The Year 2000

2/10/99; rev., summer '99

Christians well-grounded in doctrine and church history know that fevered apocalyptic hopes centered on the year 2000 are foolishness. They know also that the devil uses fools and foolishness to discredit Christianity. From the standpoint of Biblical chronology, the year 2000 has no significance whatever. The Bible does not assign any event to the year 1. Furthermore, Christ clearly taught that we cannot know the time of His return (Matt. 24:36). He seems to imply that the Father keeps the date secret because He wants the stealing away of the church to take Satan by surprise, so that he cannot mount effective resistance (Matt. 24:43). Which of us knows what Satan can or cannot do, so long as God suffers him to continue in his present position of great authority over the earth (John 14:30)? Uncertainty confined to a twenty-four hour period (as some construe Matthew 24:36) would do little to thwart Satan. Besides, prophecy frequently uses the terms "day" and "hour" in a generalized sense, referring to a lengthy period of unspecified duration.

If any year is less likely than others for the Lord's return, it is next year. Jesus warned us that He will come when we do not expect Him (Matt. 24: 44).

My guess is that the devil is preparing a grand humanistic celebration for the year 2000. The world economic crisis seems to be abating. The hot spots that have been ready to flame up into war are cooling down. If, at the turn of the year, the Y2K threat to computers proves relatively insignificant, at least in developed countries, mankind will be in a mood to celebrate.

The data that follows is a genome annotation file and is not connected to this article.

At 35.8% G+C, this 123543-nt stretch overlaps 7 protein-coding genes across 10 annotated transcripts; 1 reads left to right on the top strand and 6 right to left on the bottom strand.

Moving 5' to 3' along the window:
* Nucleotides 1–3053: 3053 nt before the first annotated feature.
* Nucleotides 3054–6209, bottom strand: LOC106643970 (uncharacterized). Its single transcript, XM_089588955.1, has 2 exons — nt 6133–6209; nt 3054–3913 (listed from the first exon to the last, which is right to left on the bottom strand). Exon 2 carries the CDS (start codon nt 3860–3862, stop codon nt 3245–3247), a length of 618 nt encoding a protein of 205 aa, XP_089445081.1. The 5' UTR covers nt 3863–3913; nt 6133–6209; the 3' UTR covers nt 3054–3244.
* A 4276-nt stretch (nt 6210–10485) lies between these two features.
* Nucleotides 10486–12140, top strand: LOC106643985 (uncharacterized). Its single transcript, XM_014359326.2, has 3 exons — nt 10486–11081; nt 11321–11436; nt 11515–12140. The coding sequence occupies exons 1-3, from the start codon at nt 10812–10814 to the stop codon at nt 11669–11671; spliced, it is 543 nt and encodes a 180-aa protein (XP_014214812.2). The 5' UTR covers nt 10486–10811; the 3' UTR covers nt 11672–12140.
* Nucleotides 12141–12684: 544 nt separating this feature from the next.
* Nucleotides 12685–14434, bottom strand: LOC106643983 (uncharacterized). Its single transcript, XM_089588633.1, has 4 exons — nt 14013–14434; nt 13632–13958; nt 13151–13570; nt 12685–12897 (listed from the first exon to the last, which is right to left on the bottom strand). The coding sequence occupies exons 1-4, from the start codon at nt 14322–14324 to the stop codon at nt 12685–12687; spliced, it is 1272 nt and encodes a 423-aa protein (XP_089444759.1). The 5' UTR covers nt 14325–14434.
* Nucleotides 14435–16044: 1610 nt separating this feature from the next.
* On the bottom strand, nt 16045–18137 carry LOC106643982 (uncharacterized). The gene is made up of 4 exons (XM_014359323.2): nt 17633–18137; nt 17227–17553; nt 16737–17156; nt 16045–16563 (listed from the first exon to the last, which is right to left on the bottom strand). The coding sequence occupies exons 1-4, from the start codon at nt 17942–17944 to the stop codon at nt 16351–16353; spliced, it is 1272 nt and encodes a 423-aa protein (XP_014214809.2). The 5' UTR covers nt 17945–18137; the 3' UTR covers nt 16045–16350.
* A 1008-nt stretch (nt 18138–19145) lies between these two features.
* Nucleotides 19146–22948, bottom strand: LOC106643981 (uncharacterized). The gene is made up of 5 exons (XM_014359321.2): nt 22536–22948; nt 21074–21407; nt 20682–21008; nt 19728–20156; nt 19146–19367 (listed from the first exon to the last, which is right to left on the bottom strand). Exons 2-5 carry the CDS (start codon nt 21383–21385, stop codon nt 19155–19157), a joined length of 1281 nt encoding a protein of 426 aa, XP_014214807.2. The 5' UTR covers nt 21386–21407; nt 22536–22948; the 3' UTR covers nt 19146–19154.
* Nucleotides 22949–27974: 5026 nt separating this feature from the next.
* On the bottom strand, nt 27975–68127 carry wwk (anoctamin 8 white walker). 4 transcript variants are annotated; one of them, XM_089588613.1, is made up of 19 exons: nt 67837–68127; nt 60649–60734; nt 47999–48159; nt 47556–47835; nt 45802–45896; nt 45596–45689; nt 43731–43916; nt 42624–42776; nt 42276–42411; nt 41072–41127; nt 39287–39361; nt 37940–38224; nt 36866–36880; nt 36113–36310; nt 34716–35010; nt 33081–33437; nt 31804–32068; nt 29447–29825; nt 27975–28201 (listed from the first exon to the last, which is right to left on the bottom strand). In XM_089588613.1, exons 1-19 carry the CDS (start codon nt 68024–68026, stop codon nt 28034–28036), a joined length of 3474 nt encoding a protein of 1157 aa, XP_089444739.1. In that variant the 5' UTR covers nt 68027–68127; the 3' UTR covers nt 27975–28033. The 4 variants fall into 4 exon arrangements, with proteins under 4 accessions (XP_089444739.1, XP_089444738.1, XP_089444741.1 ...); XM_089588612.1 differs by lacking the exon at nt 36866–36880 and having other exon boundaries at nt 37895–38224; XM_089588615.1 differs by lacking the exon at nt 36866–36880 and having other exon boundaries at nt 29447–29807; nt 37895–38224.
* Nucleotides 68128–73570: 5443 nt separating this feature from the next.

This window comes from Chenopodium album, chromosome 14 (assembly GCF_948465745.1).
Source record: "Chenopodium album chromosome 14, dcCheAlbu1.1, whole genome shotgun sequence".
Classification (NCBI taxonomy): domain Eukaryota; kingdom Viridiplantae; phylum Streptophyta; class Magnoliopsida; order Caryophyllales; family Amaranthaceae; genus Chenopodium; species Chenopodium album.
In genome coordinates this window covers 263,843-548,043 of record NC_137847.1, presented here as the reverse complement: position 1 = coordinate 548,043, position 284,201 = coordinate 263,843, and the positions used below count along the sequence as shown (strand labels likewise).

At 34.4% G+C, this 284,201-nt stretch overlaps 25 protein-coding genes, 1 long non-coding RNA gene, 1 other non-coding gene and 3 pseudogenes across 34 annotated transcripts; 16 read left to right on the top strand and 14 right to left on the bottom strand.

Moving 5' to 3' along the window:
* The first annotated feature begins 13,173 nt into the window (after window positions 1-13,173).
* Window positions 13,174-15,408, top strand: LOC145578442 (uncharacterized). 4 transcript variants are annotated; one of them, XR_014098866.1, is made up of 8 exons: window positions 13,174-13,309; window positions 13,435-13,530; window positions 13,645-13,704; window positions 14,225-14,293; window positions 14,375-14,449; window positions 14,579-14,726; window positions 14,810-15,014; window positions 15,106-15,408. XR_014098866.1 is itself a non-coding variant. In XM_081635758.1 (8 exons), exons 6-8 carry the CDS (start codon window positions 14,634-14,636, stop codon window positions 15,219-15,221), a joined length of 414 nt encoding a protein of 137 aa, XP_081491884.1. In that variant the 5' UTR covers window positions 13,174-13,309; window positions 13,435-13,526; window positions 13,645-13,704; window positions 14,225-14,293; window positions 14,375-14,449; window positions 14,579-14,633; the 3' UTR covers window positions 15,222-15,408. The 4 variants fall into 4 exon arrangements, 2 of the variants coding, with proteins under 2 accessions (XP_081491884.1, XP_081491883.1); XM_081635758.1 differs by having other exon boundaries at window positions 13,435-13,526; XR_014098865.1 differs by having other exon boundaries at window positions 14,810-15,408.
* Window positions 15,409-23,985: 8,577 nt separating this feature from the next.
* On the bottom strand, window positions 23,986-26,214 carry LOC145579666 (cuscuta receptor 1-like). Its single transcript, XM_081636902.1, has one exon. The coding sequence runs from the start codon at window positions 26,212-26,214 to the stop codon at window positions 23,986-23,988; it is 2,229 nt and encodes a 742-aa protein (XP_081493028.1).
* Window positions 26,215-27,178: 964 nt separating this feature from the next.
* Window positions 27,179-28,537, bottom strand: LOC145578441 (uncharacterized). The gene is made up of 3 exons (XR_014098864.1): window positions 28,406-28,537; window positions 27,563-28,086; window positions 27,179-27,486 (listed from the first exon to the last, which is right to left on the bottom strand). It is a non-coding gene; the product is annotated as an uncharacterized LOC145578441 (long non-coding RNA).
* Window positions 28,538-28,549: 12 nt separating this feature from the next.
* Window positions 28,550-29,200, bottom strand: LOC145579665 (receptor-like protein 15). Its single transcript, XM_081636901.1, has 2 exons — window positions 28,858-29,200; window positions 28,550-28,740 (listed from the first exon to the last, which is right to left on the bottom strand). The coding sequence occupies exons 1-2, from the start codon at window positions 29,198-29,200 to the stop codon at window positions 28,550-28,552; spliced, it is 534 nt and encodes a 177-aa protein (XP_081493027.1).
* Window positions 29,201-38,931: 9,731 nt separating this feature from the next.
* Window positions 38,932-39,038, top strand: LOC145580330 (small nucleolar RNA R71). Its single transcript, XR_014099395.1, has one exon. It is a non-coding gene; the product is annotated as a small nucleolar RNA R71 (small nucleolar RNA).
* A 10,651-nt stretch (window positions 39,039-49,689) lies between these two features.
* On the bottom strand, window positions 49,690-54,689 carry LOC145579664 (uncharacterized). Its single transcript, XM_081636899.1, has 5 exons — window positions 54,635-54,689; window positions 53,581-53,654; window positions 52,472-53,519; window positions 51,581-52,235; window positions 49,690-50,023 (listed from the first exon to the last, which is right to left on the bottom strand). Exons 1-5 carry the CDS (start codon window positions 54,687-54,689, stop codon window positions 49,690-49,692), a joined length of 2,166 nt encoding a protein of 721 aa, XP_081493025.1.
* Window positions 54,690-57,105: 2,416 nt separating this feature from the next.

Notice what is happening. Israel has elected a leader willing to make concessions to the Arabs. The West has defeated the Balkan menace, Milosevic. India and Pakistan are backing down from the brink and talking peace. Although there are still rumblings in Northern Ireland and tensions between the two Chinas and noises in Korea, these may simply be the prelude to new (though doubtless temporary) understandings. The West may even come to terms with Iraq.

But do not be fooled. Despite the apparent grounds for optimism, the condition of mankind is not improving. Modern civilization persists in guzzling vital resources as if there were no tomorrow. It continues to poison the environment and destroy ecological cushions against catastrophe. Natural disasters are increasing in number and ferocity. The food-producing capacity of the planet is rapidly diminishing, even as population is rapidly growing. Disparities in wealth are still widening. Weapons of mass destruction are proliferating faster than ever before. AIDS and other plagues have not been overcome, and the danger of a new pandemic remains. Worst of all, the virtues that support civic order and political freedom—the virtues of honesty, decency, and self-restraint—are disappearing.